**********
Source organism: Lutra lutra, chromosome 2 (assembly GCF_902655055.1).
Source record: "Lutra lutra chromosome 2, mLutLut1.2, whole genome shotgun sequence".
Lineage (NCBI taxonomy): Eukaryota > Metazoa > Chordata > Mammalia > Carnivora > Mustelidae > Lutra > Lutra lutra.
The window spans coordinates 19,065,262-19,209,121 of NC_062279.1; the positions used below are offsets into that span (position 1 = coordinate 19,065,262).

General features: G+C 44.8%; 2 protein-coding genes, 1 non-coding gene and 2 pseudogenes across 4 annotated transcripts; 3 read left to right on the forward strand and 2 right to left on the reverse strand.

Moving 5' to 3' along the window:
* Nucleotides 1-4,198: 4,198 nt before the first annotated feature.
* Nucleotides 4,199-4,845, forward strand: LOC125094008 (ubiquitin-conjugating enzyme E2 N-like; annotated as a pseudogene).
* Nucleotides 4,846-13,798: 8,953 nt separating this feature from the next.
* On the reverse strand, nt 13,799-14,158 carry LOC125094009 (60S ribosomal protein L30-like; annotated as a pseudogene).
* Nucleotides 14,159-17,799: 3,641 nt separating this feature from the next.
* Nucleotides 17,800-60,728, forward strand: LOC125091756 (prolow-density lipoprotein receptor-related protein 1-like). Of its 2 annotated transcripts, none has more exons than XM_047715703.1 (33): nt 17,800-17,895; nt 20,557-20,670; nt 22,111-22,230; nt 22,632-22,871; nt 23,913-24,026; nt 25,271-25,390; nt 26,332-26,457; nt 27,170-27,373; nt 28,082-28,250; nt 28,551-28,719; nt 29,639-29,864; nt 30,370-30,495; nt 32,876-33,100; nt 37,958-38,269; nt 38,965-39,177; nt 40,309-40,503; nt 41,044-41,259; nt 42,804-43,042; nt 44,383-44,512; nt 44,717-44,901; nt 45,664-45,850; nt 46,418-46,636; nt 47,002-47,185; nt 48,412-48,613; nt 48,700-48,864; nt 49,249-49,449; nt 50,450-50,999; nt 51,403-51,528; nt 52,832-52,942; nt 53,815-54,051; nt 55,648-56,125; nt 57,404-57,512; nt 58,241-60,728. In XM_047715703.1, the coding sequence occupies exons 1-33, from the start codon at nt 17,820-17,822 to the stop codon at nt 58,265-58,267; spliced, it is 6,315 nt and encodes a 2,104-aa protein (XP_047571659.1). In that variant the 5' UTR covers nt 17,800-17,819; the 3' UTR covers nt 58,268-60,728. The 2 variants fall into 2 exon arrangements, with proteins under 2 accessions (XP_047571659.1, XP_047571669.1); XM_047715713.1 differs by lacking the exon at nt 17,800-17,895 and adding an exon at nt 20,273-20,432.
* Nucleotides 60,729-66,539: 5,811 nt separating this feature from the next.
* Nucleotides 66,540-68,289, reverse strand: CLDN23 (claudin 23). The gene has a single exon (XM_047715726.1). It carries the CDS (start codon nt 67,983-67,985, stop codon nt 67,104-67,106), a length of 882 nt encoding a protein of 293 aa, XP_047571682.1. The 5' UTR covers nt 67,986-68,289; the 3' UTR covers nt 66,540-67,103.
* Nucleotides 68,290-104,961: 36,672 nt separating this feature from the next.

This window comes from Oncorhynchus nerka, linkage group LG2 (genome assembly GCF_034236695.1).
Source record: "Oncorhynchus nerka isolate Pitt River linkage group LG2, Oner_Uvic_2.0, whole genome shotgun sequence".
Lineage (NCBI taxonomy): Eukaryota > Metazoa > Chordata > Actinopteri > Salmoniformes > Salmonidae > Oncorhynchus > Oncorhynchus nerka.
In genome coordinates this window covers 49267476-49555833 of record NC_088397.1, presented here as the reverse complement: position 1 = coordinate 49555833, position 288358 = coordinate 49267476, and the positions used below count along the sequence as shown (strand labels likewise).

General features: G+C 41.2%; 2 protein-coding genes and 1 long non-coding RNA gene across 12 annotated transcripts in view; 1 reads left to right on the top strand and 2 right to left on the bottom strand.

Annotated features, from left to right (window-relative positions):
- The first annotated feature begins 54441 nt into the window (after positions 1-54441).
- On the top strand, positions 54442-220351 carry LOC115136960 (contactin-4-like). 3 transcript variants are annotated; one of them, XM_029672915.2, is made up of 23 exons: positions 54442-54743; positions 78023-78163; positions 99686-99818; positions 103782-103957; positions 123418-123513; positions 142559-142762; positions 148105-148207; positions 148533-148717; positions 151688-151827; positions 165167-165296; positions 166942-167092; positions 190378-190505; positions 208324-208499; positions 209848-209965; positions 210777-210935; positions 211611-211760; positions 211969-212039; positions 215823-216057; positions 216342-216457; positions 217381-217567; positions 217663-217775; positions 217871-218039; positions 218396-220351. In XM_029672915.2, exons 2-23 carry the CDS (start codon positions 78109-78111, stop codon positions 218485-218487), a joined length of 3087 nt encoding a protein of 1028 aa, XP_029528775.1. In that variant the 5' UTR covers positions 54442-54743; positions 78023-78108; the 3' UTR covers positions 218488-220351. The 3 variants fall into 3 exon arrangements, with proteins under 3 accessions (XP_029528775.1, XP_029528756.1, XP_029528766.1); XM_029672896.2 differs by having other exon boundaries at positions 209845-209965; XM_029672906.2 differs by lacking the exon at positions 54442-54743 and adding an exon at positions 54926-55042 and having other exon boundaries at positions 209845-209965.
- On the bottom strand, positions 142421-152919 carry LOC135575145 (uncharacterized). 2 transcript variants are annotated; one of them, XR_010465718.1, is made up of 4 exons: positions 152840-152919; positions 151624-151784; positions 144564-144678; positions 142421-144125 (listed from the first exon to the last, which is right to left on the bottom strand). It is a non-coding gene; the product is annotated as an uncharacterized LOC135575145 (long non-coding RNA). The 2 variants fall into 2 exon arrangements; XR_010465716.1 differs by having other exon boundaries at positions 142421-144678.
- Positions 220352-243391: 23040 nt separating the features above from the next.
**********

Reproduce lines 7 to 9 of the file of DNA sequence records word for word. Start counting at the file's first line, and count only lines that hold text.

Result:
* Nucleotides 1-4,198: 4,198 nt before the first annotated feature.
* Nucleotides 4,199-4,845, forward strand: LOC125094008 (ubiquitin-conjugating enzyme E2 N-like; annotated as a pseudogene).
* Nucleotides 4,846-13,798: 8,953 nt separating this feature from the next.